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Let $V\models\sf ZFC$, and let $V[r]$ be a generic extension obtained by adding one Cohen real, or equivalently $\omega$ Cohen reals.

It is clear that $\Bbb R^{V[r]}$ and $\Bbb R^V$ have the same cardinality, and that $\Bbb R^{V[r]}\setminus\Bbb R^V$ also have that cardinality.

Furthermore any generic real must be transcendental (I think, because we don't change the rationals), so $\Bbb R^{V[r]}$ is a transcendental extension of $\Bbb R^V$. But what's the transcendence degree of this extension?

It clearly cannot be finite, because adding one Cohen real adds $\omega$ pairwise generic Cohen reals, and the above argument gives us that they cannot be algebraically dependent. But is it $\aleph_0$, or is it $2^{\aleph_0}$? Maybe something else?

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I was reluctant to tag this under some algebraic tags, but feel free to add them. –  Asaf Karagila Apr 2 '13 at 8:36
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The transcendence degree of $\mathbb{R}^{V[c]}$ over $\mathbb{R}$ is $2^{\aleph_0}$, the largest it could be. The reason is that adding a single Cohen real $c$ adds a family of continuum many Cohen reals, which are finitely-mutually generic. That is, in the extension, there is a family of continuum many reals, such that any finitely many of them are mutually $V$-generic over the ground model. It follows that they are also mutually transcendental.

To get the family, consider the following forcing: we force with finite $\{0,1\}$-labeled binary branching trees, ordered by extension. That is, the conditions are finite trees whose nodes are labeled with $0$ or $1$. The generic filter provides us with a full labeling of the tree $2^{\lt\omega}$. Let $B$ be the set of reals arising from the sequence of labels on paths through the tree. So $B$ has size continuum, but a density argument shows that every real in $B$ is a $V$-generic Cohen real. The reason is that if we are given any labeled tree and any dense set in Cohen forcing, then we may extend the tree in such a way that every branch up to the top level of the extended tree is in the dense set. Similarly, a slightly more complicated argument shows that any finitely many of the reals in $B$ are mutually $V$-generic: for any condition $t$, consider the reals arising from the top level of $t$ and any dense set in the forcing to add that many Cohen reals. We may extend $t$ to a condition $t'$ such that any collection of branches though $t'$ with one branch going through each top node of $t$ is in the dense set. So this forcing adds the family of continuum many finitely-mutually generic Cohen reals.

Finally, we complete the argument by realizing that the tree forcing is countable and hence just the same as the forcing to add a single Cohen real. So adding a single Cohen real adds a family of size continuum of finitely-mutually generic Cohen reals, and these are mutually transcendental over the ground model reals.

An alternative way to think about the forcing is to take the single Cohen real $c$ and use it to label the nodes of the full tree $2^{\lt\omega}$.

Note that the reals in the family of continuum many finitely-mutually generic reals cannot be fully mutually generic, since adding a single Cohen real does not add a generic for adding continuum many Cohen reals. These are a kind of fake mutually generic reals, which are only mutually generic if you consider them finitely at a time.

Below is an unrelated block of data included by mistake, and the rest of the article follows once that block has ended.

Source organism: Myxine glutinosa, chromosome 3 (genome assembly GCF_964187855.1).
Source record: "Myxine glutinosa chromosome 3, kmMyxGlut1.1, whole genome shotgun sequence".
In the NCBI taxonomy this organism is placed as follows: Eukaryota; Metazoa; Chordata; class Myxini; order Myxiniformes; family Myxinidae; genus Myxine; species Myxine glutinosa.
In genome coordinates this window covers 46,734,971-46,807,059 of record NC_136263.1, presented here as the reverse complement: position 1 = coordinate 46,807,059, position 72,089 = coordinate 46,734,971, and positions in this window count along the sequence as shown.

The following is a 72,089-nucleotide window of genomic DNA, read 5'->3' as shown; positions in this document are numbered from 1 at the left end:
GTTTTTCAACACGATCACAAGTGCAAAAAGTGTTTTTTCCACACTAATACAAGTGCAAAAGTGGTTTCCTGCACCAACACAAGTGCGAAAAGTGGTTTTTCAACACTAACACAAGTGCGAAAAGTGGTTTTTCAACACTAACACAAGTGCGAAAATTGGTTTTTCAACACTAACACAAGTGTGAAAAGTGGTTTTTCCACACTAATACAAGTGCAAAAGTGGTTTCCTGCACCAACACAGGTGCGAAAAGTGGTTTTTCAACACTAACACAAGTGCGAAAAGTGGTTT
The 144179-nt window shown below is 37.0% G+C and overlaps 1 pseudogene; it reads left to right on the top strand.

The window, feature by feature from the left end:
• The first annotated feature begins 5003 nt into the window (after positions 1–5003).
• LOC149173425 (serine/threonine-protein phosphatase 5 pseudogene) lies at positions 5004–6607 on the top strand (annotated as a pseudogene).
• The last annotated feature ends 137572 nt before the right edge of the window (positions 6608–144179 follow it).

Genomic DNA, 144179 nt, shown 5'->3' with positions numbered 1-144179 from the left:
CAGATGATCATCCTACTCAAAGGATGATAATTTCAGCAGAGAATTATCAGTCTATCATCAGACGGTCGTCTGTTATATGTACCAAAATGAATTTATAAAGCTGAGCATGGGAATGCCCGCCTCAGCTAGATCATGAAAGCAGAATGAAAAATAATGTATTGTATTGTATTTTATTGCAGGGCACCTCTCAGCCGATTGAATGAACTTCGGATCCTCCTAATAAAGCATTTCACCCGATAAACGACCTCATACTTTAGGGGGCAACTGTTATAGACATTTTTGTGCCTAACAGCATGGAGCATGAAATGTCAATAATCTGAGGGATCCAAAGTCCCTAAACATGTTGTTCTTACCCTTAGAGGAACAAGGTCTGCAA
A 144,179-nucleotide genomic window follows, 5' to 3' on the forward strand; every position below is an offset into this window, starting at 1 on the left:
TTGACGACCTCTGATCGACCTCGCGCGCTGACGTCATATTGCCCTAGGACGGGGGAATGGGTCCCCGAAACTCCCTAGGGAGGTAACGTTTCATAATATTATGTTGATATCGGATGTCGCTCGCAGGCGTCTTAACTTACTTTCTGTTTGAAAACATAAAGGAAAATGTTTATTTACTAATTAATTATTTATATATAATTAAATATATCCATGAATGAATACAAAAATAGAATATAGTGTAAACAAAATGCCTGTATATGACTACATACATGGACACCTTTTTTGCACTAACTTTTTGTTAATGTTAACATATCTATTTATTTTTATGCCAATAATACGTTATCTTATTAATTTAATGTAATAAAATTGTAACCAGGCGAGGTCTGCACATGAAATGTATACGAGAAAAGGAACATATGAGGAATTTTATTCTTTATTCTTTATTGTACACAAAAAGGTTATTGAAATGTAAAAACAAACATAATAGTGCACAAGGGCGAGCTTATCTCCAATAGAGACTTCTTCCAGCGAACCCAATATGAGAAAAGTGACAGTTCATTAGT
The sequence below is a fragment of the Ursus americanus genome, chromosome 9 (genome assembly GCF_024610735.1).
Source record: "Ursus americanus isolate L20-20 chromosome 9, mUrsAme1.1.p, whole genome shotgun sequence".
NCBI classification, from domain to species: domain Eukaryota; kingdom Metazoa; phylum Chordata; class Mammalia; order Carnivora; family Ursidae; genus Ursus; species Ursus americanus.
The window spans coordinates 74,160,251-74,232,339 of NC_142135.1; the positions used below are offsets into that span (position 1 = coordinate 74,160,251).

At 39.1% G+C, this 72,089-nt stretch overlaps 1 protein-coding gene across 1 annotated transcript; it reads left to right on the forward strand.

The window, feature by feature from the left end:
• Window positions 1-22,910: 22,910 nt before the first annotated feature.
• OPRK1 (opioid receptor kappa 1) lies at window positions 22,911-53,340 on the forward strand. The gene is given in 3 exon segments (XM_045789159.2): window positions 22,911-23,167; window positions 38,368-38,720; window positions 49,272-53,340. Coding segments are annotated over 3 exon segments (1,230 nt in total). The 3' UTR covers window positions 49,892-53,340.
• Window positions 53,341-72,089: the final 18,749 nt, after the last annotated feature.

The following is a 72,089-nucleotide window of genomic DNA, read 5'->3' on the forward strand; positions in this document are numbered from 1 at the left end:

Update. Here is one more way to think about this forcing, which I believe may provide an answer to your comment. Let $\cal A$ be an almost-disjoint family of subsets of $\omega$, of size continuum. So these are infinite sets, but any two have finite intersection. Now, add a single Cohen real $c$, and for each $I\in\cal{A}$, let $c_I$ be the real arising by the pattern of the digits of $c$ on $I$. It follows easily that each $c_I$ is a $V$-generic Cohen real, and furthermore, for any finitely many $I_0,\ldots,I_n$, the corresponding reals $c_{I_k}$ are mutually $V$-generic. Thus, we have a continuum-sized family of mutually $V$-generic Cohen reals. And this way of thinking seems to work also in a ZF world.

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That's great! Now I wonder what happens when we reduce ourselves to Cohen's first model's analogue (without requiring $V=L$ that is). I suspect that the transcendence degree there won't even be will either be $\omega$ or infinite Dedekind-finite cardinal $+\omega$. –  Asaf Karagila Apr 2 '13 at 10:43
    
Could you explain your comment? Without AC, does the concept of transcendence degree make sense? After all, I think it is possible that there is no transcendence base. If you mean a model something like $V(\mathbb{R}^{V[c]})$, then the argument of my update paragraph shows that there are sets of size continuum of mutually transcendental reals in the extension, which seems related. –  Joel David Hamkins Apr 2 '13 at 11:49
    
Err, yeah. My train of thoughts was disrupted by a phone and it seems that I continued my comment in an incompatible way to its beginning. I was trying to suggest that when reducing to the symmetric extension we exclude many real numbers from the universe. So perhaps the remainder of is small enough to be algebraically generated by the "canonical generics" (or some derivation of them), which would result in a transcendence degree which is either countable, or contains an infinite Dedekind-finite set (but not continuum itself). Your update seems to suggest otherwise. Which is good, thanks! –  Asaf Karagila Apr 2 '13 at 12:38
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